Cape York: Eco-adventure and indigenous Australian culture
AUSTRALIA’S Cape York Peninsula is located in the far north of the state of Queensland and considered one of the last remaining true wilderness areas on Earth. Though truly untouched nature is hard to find anywhere on the globe, Cape York is home to virtually pristine rainforest, eucalyptus and mangrove forests, undisturbed river networks and the healthiest portion of the Great Barrier Reef.
Cape York’s ecological areas contain around 3,300 different species of flowering plants, many examples of ancient flora and a high level of endemic plant species.
The rich plant life provides a home to 700 land vertebrates including 40 endemic species as well as an impressive selection of birds.
For eco-tourists with a spirit of adventure, Cape York offers something unique and unforgettable.
From USA Today’s “Top New Trips to Emerging Places” for adventure travel:
[…] none of the off-the-beaten-path beach towns along the mainland can compete with the undeveloped tracts of Cape York Peninsula, at the very northeastern tip of the continent. Even the heartiest Aussie will admit that this land is truly out there. It’s accessible only via puddle-jumper planes and dirt roads suitable only for 4x4s, but for those divers and fishermen looking to taste the waters of the GBR as they were a century ago, this is truly the best bet.
Another exciting aspect to Cape York is its well-preserved aboriginal culture. 60% of the population of Cape York is made up of descendants of the peninsula’s original inhabitants and those of the nearby Torres Strait Islands. The small town of Laura in particular is a center for aboriginal culture with the world’s largest collection of prehistoric rock art and a biannual dance festival.
From Australian Geographic:
The dances performed at Laura are not watered-down shows for tourists. For three days music plays, kids and adults dance, sing and perform, and an infectious energy cuts through the dust and heat of Laura’s sacred grounds.
In previous years, a competition was held to award the festival’s best performer. In 2013, however, the festival moved away from this contest, focusing instead on the exchange of song and dance between the communities.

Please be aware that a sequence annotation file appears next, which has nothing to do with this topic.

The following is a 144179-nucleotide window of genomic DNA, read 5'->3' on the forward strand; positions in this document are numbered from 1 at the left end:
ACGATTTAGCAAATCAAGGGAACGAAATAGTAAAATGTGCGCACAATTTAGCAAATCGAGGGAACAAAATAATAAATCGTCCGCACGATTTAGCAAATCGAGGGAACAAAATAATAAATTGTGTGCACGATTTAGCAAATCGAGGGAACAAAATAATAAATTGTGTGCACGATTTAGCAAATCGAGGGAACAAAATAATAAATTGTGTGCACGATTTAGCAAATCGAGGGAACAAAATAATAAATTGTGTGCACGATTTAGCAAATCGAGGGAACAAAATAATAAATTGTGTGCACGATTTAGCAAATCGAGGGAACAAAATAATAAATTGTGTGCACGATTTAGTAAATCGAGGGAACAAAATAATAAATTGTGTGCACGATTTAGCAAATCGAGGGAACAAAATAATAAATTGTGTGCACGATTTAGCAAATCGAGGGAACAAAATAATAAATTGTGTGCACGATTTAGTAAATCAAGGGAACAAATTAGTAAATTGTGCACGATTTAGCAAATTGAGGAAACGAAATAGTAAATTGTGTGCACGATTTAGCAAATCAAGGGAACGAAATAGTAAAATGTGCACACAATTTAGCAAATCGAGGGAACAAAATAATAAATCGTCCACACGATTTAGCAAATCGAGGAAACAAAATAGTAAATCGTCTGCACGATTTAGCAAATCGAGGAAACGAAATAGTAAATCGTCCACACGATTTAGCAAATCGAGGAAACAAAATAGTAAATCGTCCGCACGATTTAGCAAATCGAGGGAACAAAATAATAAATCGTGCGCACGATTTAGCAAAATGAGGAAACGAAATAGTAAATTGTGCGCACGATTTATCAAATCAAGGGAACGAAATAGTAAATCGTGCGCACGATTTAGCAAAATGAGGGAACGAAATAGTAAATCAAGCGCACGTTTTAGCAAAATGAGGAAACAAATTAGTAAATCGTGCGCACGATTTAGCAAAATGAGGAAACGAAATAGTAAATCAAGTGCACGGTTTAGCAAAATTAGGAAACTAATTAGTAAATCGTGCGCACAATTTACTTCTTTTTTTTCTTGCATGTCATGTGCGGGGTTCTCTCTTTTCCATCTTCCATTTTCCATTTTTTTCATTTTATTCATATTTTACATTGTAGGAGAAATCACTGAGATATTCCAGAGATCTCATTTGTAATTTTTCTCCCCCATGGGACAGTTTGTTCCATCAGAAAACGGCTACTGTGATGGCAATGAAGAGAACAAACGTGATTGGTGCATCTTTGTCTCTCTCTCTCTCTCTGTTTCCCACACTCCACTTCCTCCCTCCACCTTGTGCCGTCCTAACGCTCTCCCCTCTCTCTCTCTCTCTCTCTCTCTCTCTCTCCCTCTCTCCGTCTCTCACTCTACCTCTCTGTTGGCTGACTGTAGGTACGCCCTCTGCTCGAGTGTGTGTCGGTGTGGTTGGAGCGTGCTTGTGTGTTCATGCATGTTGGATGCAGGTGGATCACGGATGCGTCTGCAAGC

The indigenous community of Aurukun is also experiencing a revival of traditions in the form of wood sculpture. These sculptures, made of milkwood or milky pine, are used to represent the mythology of the Wik people. The Aurukun Art Centre provides works for galleries across Australia.
A private collector, referred to only as “Jesse” had this to say about the art of the Wik people in an ABC report on a current gallery display at the Noosa Regional Gallery:
The poignant sculptures of Aurukun are an authentication of the resilience and the innate artistic psyche of the Aboriginal people, more specifically the Wik people. Some of the mythological stories these carvings represent are unique and in danger of disappearing.
These objects find their origins in antiquity and their ancestral mythology, but move effortlessly in the realm of contemporary art with their arresting presence.
So if you’re up for a bit of adventure and/or interested in Australian aboriginal culture, a journey to the Cape York Peninsula might be just the thing.
Quick facts about Cape York:
- Home to several National parks – Jardine River National Park, Lakefield National Park, Black Mountain (Kalkajaka) National Park and Mungkan Kandju National Park
- Located only 80 miles (130 km) south of Papua New Guinea
- “The Green Season” (monsoon) is between November and April with the dry season lasting from May to October
- Activities include liveaboard diving, camping, fishing, crocodile spotting, horseback riding, bird-watching, hiking, cultural tourism and island hopping in the Torres Straits.
- Geological highlights include limestone karsts at Palmerston, piled black granite boulders in Black Mountain National Park, massive sand dunes on the east coast and the Peninsula Ridge mountain range